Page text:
Search Strategy Binary Combinations

Search strategy binary combinations

Grid (Hyperparameter) Search¶

H2O supports two types of grid search – traditional (or “cartesian”) grid search and random grid search. In a cartesian grid search, users specify a set of values for each hyperparameter that they want to search over, and H2O will train a model for every combination of the hyperparameter values.

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This means that if you have three hyperparameters and you specify 5, 10 and 2 values for each, your grid will contain a total of 5*10*2 = 100 models.

In random grid search, the user specifies the hyperparameter space in the exact same way, except H2O will sample uniformly from the set of all possible hyperparameter value combinations.

In random grid search, the user also specifies a stopping criterion, which controls when the random grid search is completed. The user can tell the random grid search to stop by specifying a maximum number of models or the maximum number of seconds allowed for the search.

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The user may also specify a performance-metric-based stopping criterion, which will stop the random grid search when the performance stops improving by a specified amount.

Once the grid search is complete, the user can query the grid object and sort the models by a particular performance metric (for example, “AUC”).

All models are stored in the H2O cluster and are accessible by model id.

Examples of how to perform cartesian and random grid search in all of H2O’s APIs follow below.

There are also longer grid search tutorials available for R and Python.

Grid Search in R¶

Grid search in R provides the following capabilities:

  • : Represents the results of the grid search
  • : Displays the specified grid
  • : Starts a new grid search parameterized by
    • model builder name (e.g., )
    • model parameters (e.g., )
    • attribute for passing a list of hyper parameters (e.g., )
    • optional attribute for specifying a more advanced search strategy

More about :

This is a named list of control parameters for smarter hyperparameter search.

Search strategy binary combinations

The list can include values for: , , , , , and . The default value for , “Cartesian”, covers the entire space of hyperparameter combinations. If you want to use cartesian grid search, you can leave the argument unspecified. Specify the “RandomDiscrete” strategy to perform a random search of all the combinations of your hyperparameters.

Search strategy binary combinations

RandomDiscrete should be usually combined with at least one early stopping criterion, and/or . Some examples below:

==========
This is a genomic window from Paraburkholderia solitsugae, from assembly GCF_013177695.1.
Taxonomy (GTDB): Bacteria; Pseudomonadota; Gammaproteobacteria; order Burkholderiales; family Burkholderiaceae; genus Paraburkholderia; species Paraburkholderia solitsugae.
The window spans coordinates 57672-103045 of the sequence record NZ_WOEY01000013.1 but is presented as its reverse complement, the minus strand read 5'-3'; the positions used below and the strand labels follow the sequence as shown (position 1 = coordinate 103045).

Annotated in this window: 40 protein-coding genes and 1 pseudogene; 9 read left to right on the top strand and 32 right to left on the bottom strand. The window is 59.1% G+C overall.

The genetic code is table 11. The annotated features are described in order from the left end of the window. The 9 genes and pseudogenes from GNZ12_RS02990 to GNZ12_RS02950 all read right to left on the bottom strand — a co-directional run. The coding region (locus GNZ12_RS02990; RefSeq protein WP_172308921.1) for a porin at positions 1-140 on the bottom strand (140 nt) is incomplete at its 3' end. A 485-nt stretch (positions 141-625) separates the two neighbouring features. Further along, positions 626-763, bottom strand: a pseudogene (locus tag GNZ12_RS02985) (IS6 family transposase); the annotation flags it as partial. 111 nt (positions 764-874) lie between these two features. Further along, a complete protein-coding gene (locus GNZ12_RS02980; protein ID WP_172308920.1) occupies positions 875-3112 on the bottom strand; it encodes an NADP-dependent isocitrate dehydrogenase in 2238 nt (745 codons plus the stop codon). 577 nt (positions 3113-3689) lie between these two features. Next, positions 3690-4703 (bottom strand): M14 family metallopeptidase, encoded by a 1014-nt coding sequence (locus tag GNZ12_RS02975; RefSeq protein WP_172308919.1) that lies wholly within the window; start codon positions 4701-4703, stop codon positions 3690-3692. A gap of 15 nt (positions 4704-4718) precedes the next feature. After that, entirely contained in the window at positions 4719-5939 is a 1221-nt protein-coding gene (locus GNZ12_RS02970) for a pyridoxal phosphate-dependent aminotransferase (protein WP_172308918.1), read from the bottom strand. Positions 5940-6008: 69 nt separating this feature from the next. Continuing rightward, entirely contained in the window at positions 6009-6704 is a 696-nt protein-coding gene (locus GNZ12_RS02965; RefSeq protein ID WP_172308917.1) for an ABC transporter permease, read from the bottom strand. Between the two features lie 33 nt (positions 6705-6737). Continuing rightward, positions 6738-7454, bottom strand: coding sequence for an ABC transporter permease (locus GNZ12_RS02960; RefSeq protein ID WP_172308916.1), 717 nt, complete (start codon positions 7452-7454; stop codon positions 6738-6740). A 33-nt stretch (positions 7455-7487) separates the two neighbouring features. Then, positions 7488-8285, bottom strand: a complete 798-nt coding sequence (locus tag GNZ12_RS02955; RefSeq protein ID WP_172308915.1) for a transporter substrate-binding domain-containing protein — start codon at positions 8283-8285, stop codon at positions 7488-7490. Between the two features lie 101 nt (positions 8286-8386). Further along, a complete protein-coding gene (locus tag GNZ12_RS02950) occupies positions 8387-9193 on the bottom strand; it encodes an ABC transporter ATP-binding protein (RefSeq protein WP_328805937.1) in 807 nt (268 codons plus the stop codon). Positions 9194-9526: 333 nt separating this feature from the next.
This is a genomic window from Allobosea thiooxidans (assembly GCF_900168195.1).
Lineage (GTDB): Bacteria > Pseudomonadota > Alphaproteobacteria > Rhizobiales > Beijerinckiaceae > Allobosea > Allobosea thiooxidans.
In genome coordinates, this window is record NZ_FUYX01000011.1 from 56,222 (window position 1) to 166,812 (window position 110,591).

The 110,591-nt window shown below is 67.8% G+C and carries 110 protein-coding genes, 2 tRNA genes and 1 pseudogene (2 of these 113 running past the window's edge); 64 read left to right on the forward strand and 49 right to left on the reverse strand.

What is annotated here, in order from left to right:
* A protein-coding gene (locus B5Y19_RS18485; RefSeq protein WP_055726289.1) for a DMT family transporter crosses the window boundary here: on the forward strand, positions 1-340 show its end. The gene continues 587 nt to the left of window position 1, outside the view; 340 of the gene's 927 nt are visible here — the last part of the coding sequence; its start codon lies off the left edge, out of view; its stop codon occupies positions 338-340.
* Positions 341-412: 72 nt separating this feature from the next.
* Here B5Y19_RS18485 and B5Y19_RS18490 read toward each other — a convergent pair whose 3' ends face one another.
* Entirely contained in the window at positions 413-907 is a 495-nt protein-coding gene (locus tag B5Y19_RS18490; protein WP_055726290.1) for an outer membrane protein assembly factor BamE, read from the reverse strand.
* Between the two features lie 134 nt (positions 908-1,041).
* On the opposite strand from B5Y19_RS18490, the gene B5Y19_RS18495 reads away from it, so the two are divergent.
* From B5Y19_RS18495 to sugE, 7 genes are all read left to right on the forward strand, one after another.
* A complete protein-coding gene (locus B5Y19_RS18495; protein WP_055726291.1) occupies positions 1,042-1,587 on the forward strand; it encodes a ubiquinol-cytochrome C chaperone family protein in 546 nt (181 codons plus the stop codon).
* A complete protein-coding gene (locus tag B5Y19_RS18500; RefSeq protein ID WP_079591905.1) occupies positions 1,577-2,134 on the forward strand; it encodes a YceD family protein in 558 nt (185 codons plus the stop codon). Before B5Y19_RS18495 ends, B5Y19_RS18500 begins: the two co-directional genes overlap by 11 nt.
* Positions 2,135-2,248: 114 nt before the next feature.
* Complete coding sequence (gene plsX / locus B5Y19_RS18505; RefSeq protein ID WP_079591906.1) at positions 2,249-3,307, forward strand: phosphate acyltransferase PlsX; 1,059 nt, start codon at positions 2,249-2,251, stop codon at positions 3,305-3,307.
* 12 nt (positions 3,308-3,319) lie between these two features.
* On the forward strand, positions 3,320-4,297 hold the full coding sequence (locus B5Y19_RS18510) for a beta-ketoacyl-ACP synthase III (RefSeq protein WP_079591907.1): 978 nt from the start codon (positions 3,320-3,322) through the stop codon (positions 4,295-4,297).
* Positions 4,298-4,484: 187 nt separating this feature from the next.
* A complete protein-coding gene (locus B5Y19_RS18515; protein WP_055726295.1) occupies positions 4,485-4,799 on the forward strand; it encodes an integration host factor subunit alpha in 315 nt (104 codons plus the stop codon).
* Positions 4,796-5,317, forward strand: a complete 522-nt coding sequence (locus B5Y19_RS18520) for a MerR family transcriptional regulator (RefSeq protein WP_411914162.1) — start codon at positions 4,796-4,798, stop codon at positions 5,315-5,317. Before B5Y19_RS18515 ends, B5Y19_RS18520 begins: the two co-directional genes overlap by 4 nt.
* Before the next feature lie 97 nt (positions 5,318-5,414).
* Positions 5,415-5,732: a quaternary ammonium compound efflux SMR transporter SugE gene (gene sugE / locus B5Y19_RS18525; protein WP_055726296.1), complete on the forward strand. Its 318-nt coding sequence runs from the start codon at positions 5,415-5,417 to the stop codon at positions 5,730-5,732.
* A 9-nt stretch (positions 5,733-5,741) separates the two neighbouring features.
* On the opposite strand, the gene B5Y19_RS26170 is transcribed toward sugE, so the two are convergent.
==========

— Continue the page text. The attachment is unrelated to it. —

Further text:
Grid Search Example in R¶

library(h2o)h2o.init()# Import a sample binary outcome dataset into H2Odata<-h2o.importFile("https://s3.amazonaws.com/erin-data/higgs/higgs_train_10k.csv")test<-h2o.importFile("https://s3.amazonaws.com/erin-data/higgs/higgs_test_5k.csv")# Identify predictors and responsey<-"response"x<-setdiff(names(data),y)# For binary classification, response should be a factordata[,y]<-as.factor(data[,y])test[,y]<-as.factor(test[,y])# Split data into train & validationss<-h2o.splitFrame(data,seed=1)train<-ss[[1]]valid<-ss[[2]]# GBM hyperparametersgbm_params1<-list(learn_rate=c(0.01,0.1),max_depth=c(3,5,9),sample_rate=c(0.8,1.0),col_sample_rate=c(0.2,0.5,1.0))# Train and validate a cartesian grid of GBMsgbm_grid1<-h2o.grid("gbm",x=x,y=y,grid_id="gbm_grid1",training_frame=train,validation_frame=valid,ntrees=100,seed=1,hyper_params=gbm_params1)# Get the grid results, sorted by validation AUCgbm_gridperf1<-h2o.getGrid(grid_id="gbm_grid1",sort_by="auc",decreasing=TRUE)print(gbm_gridperf1)# Grab the top GBM model, chosen by validation AUCbest_gbm1<-h2o.getModel([email protected]_ids[[1]])# Now let's evaluate the model performance on a test set# so we get an honest estimate of top model performancebest_gbm_perf1<-h2o.performance(model=best_gbm1,newdata=test)h2o.auc(best_gbm_perf1)# 0.7781779# Look at the hyperparameters for the best modelprint([email protected][["model_summary"]])

Random Grid Search Example in R¶

For more information, refer to the R grid search tutorial, R grid search code, and runit_GBMGrid_airlines.R.

# Use same data as above# GBM hyperparameters (bigger grid than above)gbm_params2<-list(learn_rate=seq(0.01,0.1,0.01),max_depth=seq(2,10,1),sample_rate=seq(0.5,1.0,0.1),col_sample_rate=seq(0.1,1.0,0.1))search_criteria<-list(strategy="RandomDiscrete",max_models=36,seed=1)# Train and validate a random grid of GBMsgbm_grid2<-h2o.grid("gbm",x=x,y=y,grid_id="gbm_grid2",training_frame=train,validation_frame=valid,ntrees=100,seed=1,hyper_params=gbm_params2,search_criteria=search_criteria)gbm_gridperf2<-h2o.getGrid(grid_id="gbm_grid2",sort_by="auc",decreasing=TRUE)print(gbm_gridperf2)# Grab the top GBM model, chosen by validation AUCbest_gbm2<-h2o.getModel([email protected]_ids[[1]])# Now let's evaluate the model performance on a test set# so we get an honest estimate of top model performancebest_gbm_perf2<-h2o.performance(model=best_gbm2,newdata=test)h2o.auc(best_gbm_perf2)# 0.7810757# Look at the hyperparameters for the best modelprint([email protected][["model_summary"]])
list(strategy="RandomDiscrete",max_models=10,seed=1)list(strategy="RandomDiscrete",max_runtime_secs=3600)list(strategy="RandomDiscrete",max_models=42,max_runtime_secs=28800)list(strategy="RandomDiscrete",stopping_tolerance=0.001,stopping_rounds=10)list(strategy="RandomDiscrete",stopping_metric="misclassification",stopping_tolerance=0.0005,stopping_rounds=5)

Grid Search in Python¶

  • Class is
  • : Display a list of models (including model IDs, hyperparameters, and MSE) explored by grid search (where is an instance of an class)
  • : Start a new grid search parameterized by:
    • is the type of H2O estimator model with its unchanged parameters
    • in Python is a dictionary of string parameters (keys) and a list of values to be explored by grid search (values) (e.g.,
    • is the optional dictionary for specifying more a advanced search strategy